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Big Data is Changing the Real Estate Landscape

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Big Data is Changing the Real Estate Landscape

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Big data has started to change the real estate industry. Companies like Trulia and Zillow have been helping real estate agents find the information they need to stay on top of their game in processing the massive amounts of data unique to the industry.

Despite the talk to understand big data and how it affects the industry, only a handful of real estate companies are in the position to become leaders in the rising phenomena.

Processing an avalanche of data with Hadoop

Some companies like Trulia and finance giant Morgan Stanley seeking to process massive amounts of information have turned to Hadoop as a service to stay ahead of the game. Morgan Stanley turned to Hadoop to do portfolio analysis using a low-cost infrastructure. Their transition to the Apache product has proved to be a scalable solution.

Using Hadoop gives companies a full ecosystem of tools from Hive to Oozie for accessing, storing, querying, analyzing, mining and processing big data. Since Hadoop is open source, it helps real estate companies handle information efficiently and in a scalable fashion.

Opening access to data for the real-estate consumer

Real estate used to be an old-school business controlled by brokerages and local multiple listing services known as MLS's. In an industry where there are a few leaders in the development of handling big data, companies like Zillow have been able to move from raw data to information and context and then to real, actionable insight. Stan Humphries, chief economist at Zillow, and his team seeks to create complete transparency of real-estate info and analytics products.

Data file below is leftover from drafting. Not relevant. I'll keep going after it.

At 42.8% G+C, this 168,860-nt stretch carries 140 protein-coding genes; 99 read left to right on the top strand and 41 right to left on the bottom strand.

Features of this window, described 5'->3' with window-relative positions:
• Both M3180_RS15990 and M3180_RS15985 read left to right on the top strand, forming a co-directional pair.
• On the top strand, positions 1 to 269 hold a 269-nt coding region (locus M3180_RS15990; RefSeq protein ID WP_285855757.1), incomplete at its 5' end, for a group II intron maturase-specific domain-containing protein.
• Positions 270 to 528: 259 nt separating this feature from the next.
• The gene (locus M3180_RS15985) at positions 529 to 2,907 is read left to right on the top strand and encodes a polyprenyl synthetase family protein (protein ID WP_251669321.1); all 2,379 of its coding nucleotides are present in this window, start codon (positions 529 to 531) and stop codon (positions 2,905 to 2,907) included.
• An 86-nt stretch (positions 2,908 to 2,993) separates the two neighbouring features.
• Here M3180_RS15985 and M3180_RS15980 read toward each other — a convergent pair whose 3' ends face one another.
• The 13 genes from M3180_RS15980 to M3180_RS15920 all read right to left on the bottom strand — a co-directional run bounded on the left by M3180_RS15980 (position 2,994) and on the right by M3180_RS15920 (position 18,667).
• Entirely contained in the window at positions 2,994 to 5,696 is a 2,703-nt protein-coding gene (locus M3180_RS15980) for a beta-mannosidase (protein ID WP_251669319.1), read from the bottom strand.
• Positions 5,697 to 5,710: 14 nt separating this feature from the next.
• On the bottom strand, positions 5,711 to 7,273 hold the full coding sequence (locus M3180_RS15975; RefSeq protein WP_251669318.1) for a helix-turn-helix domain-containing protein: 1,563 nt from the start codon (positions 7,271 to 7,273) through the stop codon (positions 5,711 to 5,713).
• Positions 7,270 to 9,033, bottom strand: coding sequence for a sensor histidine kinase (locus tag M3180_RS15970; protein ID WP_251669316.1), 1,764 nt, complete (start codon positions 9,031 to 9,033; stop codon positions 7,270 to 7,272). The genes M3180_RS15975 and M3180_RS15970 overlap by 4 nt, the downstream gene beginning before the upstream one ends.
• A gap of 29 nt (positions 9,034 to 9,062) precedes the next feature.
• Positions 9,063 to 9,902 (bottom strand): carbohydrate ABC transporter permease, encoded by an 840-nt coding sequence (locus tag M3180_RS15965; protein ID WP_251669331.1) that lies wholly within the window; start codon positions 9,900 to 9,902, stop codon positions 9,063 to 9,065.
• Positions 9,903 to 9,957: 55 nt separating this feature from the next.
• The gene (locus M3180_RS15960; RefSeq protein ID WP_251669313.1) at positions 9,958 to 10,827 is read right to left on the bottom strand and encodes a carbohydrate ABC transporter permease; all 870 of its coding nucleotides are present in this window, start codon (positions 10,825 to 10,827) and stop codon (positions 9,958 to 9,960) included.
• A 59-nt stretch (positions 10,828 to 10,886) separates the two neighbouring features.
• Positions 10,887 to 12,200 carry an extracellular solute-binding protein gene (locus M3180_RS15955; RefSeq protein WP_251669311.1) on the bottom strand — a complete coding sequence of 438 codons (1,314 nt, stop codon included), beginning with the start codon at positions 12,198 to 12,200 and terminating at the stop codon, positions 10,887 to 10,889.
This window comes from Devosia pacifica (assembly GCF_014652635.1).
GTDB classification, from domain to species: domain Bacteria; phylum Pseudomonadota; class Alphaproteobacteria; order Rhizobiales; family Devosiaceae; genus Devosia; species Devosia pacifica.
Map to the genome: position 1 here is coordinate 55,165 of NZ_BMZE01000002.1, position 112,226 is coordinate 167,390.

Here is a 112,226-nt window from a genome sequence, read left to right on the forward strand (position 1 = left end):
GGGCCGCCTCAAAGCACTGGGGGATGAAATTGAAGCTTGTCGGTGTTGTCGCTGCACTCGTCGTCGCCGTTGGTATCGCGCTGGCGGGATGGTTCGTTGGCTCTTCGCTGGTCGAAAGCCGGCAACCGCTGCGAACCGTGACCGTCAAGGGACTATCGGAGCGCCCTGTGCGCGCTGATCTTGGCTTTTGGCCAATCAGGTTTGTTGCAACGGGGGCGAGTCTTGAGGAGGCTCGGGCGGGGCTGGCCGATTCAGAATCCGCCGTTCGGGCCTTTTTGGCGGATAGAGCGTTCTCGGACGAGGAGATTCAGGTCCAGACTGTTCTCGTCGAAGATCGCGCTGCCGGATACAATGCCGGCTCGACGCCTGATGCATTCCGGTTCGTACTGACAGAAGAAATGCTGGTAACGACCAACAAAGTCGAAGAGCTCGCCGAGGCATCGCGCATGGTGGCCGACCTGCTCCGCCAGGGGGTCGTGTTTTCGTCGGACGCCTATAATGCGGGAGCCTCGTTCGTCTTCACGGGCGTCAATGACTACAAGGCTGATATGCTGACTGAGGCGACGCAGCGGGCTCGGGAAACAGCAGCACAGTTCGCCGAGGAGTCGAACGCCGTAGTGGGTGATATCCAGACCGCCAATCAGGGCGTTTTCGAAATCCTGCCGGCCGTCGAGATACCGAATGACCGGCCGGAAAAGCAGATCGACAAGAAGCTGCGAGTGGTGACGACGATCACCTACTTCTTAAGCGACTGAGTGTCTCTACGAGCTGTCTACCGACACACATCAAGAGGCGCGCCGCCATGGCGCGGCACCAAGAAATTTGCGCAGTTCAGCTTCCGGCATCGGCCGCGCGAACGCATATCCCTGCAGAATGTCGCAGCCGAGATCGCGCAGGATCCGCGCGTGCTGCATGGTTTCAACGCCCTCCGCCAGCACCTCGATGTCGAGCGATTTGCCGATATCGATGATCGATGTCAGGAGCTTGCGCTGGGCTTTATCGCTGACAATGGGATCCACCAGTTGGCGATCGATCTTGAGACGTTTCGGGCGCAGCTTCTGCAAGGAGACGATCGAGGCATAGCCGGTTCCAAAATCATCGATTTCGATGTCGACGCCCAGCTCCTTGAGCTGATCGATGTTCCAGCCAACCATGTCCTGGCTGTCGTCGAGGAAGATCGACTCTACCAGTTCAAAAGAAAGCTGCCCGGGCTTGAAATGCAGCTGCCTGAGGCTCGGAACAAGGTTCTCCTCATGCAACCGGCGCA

Companies like Zillow, Trulia and Redfin combine what they pull from databanks and their own user-generated content giving them consumer information about home value trends in a specific ZIP code or even a property’s potential value based on neighborhood trends.

Understanding communities better

Real estate companies who have jumped on the big data train may not fully understand where the train is headed but have been able to see benefits early on. Big data has put companies in position to look at developments and community planning. Real-estate developers, using gathered information, can learn what kinds spaces work best in terms of tenant health, energy efficiency and other key points.

Some real estate companies in New York City are looking to tap into the City Hall for the valuable insights that can be gained through the acquisition of data owned by the city. The city has plans to use its data it possesses as a catalyst to update old laws like the ban on the use of residential apartments as short-term rentals. Officials are starting to see the value from gathered intelligence from better understanding where to build to which real estate laws need to be updated.

Investors, banks and the roles of real estate agents

By gathering and processing Big Data, banks can run analytics to determine whether a foreclosure or short sale is worth what a buyer or investor may offer. Banks can make better decisions in line with business objectives. Investors can avoid foreclosures and short sales that can prove detrimental to their respective institutions.

Consumers using Big Data resources can find valuable information but aren’t able to tap into the knowledge and experience of human real estate agents who know a community’s ins and outs. Consumers can’t understand the social environment or which potential neighbors have loudest dogs with real estate search engines. Expert real estate advisors know the recent sales, developer incentives offered and insider secrets to saving money.

Some agents point out that Big Data valuations can come in too high leading sellers to unrealistic expectations as to sale price and buyers overpaying for a new property. Companies like Opendoor are changing the real estate game in another way eliminating the traditional real estate firm and agent working directly with the seller to purchase homes and even eliminating loan contingencies and appraisals. Agents have yet to see how their industry will change with the increased use and development of Big Data applications in the real estate industry.


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